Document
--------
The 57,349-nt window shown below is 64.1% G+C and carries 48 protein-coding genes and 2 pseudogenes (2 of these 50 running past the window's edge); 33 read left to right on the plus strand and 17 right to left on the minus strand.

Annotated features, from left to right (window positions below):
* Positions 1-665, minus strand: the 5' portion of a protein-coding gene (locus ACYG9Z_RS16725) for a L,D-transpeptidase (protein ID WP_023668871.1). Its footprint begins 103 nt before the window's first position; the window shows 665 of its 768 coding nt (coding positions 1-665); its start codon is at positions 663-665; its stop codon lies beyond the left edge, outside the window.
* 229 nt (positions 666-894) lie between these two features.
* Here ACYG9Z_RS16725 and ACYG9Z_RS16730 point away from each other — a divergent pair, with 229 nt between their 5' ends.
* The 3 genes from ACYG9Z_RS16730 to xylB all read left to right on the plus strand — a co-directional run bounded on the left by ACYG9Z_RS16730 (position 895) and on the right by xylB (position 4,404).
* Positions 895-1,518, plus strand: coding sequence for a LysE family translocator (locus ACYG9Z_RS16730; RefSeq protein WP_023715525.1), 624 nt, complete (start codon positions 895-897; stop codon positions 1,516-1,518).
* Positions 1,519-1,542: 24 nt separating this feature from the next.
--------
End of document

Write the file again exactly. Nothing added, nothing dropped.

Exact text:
The 57,349-nt window shown below is 64.1% G+C and carries 48 protein-coding genes and 2 pseudogenes (2 of these 50 running past the window's edge); 33 read left to right on the plus strand and 17 right to left on the minus strand.

Annotated features, from left to right (window positions below):
* Positions 1-665, minus strand: the 5' portion of a protein-coding gene (locus ACYG9Z_RS16725) for a L,D-transpeptidase (protein ID WP_023668871.1). Its footprint begins 103 nt before the window's first position; the window shows 665 of its 768 coding nt (coding positions 1-665); its start codon is at positions 663-665; its stop codon lies beyond the left edge, outside the window.
* 229 nt (positions 666-894) lie between these two features.
* Here ACYG9Z_RS16725 and ACYG9Z_RS16730 point away from each other — a divergent pair, with 229 nt between their 5' ends.
* The 3 genes from ACYG9Z_RS16730 to xylB all read left to right on the plus strand — a co-directional run bounded on the left by ACYG9Z_RS16730 (position 895) and on the right by xylB (position 4,404).
* Positions 895-1,518, plus strand: coding sequence for a LysE family translocator (locus ACYG9Z_RS16730; RefSeq protein WP_023715525.1), 624 nt, complete (start codon positions 895-897; stop codon positions 1,516-1,518).
* Positions 1,519-1,542: 24 nt separating this feature from the next.